Ulster Unionist Human Rights campaigner and former councillor Jeff Dudgeon has welcomed the DUP’s late conversion to opposing the presence of a charge of ‘non-criminal police misconduct’ as part of the Government’s legacy bill.
He is calling on the next Secretary of State to set aside the whole bill pending a full review of how legacy matters have been handled.
Jeff Dudgeon said:
“Whilst I obviously welcome the DUP’s new public position of opposing the creation of a charge of non-criminal police misconduct before 1998, the fact remains that it only comes two weeks out from an election and after months of pressure from the Ulster Unionist Party. Furthermore, it has only been extracted from them reluctantly at a press conference and does not form part of their manifesto.
“It would therefore be helpful and provide reassurance to the many vulnerable people - not least retired RUC officers and victims groups – if the DUP was to issue confirmation of their position in a detailed statement.
“This is indeed a radical and welcome departure, but the question remains as to why it has taken the DUP so long to arrive at this position, and just how committed they really are to it, given their longstanding support for the Historical Investigations Unit (HIU) and the Stormont House Legacy arrangements. Indeed the main legal adviser on the DUP side was Emma Little Pengelly and she must now resile from support for the HIU.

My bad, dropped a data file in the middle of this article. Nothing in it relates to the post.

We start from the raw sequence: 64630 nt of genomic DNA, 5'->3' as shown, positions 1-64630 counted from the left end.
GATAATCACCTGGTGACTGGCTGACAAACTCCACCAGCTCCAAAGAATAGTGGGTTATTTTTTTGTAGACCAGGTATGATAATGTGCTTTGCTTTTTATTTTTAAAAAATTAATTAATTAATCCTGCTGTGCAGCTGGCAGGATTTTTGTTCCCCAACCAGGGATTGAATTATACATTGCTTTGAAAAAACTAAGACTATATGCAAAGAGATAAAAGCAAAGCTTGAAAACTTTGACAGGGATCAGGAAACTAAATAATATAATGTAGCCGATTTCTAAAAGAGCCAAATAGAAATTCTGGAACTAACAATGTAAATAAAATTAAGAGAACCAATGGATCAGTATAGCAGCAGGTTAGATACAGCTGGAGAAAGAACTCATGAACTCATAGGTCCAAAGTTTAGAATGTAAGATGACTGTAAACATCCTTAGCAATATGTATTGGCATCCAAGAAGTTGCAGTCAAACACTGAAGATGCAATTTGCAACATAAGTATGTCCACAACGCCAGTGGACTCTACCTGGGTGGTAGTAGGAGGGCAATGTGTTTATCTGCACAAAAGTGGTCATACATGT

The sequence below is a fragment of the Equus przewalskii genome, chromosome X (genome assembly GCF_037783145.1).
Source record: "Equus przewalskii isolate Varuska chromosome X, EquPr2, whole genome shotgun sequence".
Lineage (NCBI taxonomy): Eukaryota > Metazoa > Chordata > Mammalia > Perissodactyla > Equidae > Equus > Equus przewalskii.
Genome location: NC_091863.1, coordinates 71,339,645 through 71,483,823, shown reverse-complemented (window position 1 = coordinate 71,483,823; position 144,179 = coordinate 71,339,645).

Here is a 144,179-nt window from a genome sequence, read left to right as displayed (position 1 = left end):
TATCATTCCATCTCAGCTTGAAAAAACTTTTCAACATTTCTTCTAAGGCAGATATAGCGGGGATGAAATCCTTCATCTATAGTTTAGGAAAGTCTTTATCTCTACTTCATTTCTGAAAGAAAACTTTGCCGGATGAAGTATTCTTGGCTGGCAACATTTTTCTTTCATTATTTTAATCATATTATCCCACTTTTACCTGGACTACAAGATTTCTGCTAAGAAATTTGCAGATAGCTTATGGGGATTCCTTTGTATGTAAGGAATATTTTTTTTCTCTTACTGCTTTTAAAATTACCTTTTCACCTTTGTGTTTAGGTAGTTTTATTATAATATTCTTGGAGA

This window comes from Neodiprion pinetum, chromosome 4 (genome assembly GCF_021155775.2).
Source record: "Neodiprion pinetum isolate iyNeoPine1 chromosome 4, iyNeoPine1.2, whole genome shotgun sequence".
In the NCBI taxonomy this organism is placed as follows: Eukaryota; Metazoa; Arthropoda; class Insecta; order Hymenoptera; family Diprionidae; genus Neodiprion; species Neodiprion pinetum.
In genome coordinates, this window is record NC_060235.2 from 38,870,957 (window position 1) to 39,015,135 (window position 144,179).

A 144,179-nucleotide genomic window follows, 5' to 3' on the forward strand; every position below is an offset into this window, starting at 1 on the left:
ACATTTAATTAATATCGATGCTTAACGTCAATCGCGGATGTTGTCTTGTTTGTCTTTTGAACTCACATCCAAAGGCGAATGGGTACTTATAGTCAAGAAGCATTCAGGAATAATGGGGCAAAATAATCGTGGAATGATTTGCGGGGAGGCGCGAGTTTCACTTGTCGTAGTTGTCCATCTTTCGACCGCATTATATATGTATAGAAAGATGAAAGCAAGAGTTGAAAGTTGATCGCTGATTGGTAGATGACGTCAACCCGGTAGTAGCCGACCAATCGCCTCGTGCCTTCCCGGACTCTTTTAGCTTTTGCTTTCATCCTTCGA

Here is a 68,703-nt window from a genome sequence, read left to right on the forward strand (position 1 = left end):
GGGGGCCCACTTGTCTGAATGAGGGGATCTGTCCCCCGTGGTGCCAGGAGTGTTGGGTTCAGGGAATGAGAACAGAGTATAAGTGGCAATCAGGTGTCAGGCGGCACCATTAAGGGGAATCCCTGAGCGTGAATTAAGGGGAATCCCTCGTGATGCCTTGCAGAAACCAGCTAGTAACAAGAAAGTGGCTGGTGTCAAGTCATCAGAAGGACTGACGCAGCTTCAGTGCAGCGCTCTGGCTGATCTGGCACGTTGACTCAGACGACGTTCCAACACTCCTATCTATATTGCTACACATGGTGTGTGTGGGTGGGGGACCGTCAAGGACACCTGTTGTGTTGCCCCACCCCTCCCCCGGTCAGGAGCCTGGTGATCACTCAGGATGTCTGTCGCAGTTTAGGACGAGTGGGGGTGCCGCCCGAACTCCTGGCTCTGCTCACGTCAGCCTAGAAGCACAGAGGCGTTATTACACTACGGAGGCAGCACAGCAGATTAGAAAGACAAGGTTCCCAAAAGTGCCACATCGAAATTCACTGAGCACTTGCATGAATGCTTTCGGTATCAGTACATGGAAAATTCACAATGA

“That said, it is now time for the Secretary of State - post the election - to review the position with regard to legacy. The Ulster Unionist Party will be asking for the whole bill to be set aside by the new government and a full review of legacy and the relentless lawfare instead, so that we can thwart the rewriting of history, and agree on a legacy process that is truly balanced, proportionate, transparent, fair and equitable.”